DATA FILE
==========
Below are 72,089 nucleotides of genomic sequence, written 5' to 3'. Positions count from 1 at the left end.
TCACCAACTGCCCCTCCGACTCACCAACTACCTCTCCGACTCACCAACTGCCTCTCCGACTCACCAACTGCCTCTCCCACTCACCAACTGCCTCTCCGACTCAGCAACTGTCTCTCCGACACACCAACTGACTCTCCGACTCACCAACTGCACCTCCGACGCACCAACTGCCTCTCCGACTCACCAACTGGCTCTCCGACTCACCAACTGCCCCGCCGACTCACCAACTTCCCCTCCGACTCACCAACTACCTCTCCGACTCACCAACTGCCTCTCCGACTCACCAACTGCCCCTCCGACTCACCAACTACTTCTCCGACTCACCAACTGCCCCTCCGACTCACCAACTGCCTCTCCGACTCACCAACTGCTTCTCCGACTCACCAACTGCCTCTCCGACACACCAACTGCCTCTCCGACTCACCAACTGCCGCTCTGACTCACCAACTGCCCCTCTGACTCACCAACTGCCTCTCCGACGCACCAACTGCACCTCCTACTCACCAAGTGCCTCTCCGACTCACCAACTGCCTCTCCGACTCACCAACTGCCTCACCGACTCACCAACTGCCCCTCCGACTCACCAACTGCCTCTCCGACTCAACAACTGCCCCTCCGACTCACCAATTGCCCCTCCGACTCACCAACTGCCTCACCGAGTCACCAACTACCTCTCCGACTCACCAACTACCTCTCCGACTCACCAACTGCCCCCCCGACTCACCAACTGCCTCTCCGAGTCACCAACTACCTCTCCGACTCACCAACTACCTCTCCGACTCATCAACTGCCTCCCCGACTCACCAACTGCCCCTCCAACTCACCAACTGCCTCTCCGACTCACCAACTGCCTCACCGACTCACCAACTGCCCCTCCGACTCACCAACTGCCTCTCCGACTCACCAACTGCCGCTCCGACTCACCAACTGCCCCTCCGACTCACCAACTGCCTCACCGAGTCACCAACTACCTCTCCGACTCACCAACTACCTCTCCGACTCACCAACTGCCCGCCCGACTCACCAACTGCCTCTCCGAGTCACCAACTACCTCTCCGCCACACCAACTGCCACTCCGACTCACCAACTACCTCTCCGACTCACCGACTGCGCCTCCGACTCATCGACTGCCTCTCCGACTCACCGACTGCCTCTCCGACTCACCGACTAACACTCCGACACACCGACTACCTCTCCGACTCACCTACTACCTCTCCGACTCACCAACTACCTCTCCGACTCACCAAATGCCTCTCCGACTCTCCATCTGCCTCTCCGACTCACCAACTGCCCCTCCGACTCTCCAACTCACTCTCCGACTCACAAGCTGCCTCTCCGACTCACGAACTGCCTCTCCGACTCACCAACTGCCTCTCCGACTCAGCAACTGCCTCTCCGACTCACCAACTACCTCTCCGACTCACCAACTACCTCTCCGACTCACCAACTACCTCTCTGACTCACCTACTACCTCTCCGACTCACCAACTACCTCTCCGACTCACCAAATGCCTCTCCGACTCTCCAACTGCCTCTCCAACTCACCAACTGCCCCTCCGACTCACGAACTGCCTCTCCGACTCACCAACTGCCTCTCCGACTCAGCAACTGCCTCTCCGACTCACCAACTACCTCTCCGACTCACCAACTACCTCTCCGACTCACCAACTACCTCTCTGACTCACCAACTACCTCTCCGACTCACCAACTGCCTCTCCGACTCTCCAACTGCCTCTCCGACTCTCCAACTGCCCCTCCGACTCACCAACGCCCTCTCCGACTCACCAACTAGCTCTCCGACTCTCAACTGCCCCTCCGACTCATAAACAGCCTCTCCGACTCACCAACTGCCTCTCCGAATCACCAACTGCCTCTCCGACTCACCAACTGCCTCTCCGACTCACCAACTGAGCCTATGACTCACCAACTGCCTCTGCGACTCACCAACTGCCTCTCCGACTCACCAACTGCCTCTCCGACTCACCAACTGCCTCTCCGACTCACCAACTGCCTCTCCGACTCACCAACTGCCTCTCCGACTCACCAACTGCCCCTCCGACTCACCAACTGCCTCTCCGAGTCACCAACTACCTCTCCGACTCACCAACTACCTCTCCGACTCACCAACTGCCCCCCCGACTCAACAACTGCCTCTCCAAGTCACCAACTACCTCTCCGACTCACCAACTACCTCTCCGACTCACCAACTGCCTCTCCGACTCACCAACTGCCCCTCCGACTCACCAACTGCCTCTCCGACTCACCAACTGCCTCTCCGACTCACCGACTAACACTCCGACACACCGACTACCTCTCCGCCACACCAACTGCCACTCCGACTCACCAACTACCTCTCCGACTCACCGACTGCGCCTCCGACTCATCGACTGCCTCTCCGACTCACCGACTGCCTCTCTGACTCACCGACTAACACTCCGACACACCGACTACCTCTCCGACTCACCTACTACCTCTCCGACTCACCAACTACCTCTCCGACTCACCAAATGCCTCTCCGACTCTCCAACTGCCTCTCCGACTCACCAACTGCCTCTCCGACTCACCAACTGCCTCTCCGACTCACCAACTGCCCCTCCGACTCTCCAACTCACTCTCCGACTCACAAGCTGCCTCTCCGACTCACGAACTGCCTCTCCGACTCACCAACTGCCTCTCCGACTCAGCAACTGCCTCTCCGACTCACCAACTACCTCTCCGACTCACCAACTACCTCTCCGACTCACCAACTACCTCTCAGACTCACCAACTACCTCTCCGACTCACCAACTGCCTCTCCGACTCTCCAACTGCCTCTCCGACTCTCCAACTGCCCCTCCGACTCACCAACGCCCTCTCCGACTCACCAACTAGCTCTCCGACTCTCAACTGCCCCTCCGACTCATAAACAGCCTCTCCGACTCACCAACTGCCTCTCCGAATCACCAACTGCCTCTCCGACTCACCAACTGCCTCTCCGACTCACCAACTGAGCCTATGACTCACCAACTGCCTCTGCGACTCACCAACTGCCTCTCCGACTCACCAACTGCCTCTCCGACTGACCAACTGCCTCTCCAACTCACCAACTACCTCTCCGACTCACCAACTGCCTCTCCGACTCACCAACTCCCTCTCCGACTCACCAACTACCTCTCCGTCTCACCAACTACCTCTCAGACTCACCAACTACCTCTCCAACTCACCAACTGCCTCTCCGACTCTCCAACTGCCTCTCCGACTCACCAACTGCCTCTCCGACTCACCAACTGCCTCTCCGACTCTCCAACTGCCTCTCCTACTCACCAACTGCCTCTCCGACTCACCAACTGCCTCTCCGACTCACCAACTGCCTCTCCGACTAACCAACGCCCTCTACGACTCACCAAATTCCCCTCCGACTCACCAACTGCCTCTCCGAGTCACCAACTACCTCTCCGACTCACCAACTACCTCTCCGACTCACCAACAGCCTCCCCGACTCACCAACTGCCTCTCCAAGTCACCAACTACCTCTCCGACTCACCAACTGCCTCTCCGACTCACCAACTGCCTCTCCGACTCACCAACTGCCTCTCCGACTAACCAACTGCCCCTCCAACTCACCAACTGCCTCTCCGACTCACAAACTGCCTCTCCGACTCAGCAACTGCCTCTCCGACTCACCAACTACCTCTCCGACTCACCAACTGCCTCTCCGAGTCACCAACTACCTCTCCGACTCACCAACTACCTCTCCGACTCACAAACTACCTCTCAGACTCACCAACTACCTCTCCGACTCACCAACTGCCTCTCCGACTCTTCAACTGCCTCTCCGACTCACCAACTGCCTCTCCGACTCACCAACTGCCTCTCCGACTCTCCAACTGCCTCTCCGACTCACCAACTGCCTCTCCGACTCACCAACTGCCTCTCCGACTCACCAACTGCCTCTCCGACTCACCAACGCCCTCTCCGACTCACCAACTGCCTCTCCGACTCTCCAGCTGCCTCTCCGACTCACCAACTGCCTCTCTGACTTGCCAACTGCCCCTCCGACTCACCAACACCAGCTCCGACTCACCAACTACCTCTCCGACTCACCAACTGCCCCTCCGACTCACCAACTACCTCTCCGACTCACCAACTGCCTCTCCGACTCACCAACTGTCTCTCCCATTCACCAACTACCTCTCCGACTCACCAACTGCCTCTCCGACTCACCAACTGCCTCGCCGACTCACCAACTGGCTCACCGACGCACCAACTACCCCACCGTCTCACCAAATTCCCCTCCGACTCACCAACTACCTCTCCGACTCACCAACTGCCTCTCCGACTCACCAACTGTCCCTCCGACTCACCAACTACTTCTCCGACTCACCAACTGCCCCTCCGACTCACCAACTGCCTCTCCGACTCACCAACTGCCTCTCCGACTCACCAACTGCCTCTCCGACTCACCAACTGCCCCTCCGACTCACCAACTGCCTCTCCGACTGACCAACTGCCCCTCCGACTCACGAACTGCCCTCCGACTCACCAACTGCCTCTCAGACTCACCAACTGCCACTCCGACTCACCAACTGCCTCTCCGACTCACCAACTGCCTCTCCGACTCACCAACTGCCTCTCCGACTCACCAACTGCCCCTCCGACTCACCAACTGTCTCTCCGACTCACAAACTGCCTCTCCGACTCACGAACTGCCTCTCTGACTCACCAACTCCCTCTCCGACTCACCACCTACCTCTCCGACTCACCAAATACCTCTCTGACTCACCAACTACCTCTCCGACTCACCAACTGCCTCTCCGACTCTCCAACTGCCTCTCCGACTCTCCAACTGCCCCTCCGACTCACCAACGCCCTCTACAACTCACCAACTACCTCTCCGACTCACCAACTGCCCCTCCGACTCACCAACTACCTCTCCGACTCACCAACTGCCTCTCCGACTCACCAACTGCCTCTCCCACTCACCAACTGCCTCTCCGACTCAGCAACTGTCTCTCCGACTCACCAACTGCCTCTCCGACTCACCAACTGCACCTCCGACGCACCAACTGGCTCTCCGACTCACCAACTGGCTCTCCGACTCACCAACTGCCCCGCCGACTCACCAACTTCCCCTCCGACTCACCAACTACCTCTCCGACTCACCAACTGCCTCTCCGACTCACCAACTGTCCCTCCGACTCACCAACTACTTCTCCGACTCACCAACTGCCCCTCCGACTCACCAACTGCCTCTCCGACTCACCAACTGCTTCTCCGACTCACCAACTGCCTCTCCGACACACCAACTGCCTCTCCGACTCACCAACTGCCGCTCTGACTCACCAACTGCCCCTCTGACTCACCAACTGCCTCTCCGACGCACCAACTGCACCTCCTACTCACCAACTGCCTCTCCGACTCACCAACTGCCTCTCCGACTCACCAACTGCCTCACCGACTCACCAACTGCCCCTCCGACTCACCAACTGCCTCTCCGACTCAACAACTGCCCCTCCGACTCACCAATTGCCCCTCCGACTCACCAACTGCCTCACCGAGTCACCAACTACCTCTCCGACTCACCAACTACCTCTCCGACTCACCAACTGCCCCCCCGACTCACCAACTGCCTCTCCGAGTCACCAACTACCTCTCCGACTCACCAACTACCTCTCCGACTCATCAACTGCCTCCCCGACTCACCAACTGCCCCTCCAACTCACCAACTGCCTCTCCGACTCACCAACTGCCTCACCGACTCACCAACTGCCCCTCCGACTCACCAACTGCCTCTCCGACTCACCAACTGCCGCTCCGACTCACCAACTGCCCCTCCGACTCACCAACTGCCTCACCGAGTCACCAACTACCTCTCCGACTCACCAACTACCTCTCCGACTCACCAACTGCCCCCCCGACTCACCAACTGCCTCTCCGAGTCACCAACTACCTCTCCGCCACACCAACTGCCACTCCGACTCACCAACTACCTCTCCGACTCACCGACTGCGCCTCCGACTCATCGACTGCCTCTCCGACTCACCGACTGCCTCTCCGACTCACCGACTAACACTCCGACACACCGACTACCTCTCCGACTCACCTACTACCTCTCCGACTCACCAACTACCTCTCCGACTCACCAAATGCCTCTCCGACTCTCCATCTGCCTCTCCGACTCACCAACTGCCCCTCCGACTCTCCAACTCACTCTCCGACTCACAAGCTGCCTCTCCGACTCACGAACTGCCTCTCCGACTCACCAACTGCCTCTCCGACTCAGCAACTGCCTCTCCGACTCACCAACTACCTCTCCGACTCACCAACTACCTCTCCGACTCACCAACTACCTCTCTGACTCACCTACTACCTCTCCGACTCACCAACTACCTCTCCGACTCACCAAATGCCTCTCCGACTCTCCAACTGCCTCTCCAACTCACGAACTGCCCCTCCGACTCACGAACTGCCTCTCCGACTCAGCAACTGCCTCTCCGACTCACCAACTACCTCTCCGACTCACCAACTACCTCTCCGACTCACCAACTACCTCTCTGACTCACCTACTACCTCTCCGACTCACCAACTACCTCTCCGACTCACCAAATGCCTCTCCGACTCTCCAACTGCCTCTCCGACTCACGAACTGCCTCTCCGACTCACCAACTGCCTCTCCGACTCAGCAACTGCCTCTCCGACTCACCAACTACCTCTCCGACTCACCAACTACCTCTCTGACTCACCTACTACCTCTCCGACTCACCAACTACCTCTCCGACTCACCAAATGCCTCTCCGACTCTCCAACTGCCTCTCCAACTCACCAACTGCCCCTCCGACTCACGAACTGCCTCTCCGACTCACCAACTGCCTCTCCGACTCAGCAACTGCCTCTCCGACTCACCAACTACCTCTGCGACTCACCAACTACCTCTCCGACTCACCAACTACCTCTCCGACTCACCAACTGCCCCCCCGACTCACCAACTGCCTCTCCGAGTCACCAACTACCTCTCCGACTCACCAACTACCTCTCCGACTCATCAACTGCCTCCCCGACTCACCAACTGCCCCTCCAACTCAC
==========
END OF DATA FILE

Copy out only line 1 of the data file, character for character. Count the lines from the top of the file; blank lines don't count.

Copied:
Below are 72,089 nucleotides of genomic sequence, written 5' to 3'. Positions count from 1 at the left end.